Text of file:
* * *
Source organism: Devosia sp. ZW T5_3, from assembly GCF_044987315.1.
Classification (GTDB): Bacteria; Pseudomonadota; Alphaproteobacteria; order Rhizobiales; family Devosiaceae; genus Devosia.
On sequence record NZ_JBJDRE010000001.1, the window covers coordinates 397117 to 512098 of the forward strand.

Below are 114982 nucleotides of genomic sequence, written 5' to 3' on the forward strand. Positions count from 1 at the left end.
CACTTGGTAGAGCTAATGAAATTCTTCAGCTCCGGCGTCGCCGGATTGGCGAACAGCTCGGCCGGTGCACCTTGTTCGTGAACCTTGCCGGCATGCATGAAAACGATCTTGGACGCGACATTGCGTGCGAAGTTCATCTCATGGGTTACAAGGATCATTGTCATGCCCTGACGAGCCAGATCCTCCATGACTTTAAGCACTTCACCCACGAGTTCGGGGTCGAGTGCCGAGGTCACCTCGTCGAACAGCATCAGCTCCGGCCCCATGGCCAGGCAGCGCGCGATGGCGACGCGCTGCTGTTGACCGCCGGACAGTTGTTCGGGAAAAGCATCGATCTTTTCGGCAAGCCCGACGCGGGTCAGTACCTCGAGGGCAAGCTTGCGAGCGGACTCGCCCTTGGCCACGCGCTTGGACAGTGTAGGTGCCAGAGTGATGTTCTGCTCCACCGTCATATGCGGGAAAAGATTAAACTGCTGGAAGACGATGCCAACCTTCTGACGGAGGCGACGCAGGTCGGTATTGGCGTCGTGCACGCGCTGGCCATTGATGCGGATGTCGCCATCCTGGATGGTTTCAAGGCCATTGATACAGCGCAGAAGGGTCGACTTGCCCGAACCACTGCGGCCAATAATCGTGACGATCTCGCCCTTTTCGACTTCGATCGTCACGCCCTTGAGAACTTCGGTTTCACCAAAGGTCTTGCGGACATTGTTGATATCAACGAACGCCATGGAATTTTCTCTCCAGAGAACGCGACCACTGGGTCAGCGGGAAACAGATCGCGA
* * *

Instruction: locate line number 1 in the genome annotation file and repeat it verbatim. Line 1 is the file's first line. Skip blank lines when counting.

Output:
Source organism: Devosia sp. ZW T5_3, from assembly GCF_044987315.1.